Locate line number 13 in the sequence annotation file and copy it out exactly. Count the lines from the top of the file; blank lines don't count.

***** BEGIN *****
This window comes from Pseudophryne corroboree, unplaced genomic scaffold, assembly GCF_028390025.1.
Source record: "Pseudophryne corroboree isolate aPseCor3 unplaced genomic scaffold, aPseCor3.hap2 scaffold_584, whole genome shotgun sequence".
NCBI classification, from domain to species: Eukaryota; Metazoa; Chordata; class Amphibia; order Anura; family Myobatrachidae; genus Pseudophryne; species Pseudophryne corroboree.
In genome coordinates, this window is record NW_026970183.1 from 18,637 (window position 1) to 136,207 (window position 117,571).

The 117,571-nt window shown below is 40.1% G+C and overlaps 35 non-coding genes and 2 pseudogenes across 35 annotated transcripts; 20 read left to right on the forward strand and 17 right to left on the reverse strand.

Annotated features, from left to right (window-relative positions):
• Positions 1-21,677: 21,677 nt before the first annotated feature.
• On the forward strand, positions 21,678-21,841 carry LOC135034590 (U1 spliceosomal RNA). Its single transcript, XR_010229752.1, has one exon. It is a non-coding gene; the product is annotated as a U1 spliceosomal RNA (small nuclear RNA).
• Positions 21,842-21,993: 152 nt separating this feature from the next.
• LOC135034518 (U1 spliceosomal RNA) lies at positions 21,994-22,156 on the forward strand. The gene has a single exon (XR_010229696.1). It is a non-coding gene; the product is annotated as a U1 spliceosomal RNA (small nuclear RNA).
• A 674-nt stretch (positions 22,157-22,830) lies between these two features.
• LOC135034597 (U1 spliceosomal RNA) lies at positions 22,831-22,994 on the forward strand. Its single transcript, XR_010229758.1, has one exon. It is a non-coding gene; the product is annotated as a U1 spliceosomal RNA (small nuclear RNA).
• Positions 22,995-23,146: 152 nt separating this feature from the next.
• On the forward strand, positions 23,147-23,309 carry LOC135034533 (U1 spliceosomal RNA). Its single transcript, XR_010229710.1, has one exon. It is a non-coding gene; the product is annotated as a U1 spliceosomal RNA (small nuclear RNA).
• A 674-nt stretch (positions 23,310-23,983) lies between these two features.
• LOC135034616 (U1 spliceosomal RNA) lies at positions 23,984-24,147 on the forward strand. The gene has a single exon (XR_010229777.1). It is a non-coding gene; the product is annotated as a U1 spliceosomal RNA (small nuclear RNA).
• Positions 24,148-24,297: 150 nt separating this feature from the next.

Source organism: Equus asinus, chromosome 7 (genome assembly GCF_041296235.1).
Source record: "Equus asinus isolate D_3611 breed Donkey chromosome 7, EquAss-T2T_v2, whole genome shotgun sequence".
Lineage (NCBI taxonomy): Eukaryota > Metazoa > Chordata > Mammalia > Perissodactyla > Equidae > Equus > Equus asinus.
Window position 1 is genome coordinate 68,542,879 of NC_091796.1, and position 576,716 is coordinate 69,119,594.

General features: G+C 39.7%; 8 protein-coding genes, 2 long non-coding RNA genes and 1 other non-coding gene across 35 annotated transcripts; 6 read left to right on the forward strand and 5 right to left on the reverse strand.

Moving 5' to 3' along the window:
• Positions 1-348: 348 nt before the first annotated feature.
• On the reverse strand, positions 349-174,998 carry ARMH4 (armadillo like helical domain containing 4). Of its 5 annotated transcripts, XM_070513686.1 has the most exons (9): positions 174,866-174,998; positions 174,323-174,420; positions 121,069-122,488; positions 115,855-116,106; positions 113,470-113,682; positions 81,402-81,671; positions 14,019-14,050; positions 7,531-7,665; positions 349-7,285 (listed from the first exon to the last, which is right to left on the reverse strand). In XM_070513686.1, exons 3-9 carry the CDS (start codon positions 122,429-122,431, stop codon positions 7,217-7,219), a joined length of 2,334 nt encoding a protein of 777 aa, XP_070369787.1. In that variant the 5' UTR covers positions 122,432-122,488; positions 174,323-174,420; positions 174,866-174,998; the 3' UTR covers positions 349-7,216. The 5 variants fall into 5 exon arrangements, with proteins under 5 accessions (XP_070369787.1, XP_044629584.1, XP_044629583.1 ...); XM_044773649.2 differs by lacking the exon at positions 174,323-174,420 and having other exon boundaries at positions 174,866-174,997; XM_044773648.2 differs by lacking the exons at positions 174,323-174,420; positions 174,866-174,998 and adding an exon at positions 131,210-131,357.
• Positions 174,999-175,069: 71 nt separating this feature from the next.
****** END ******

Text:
• Positions 22,995-23,146: 152 nt separating this feature from the next.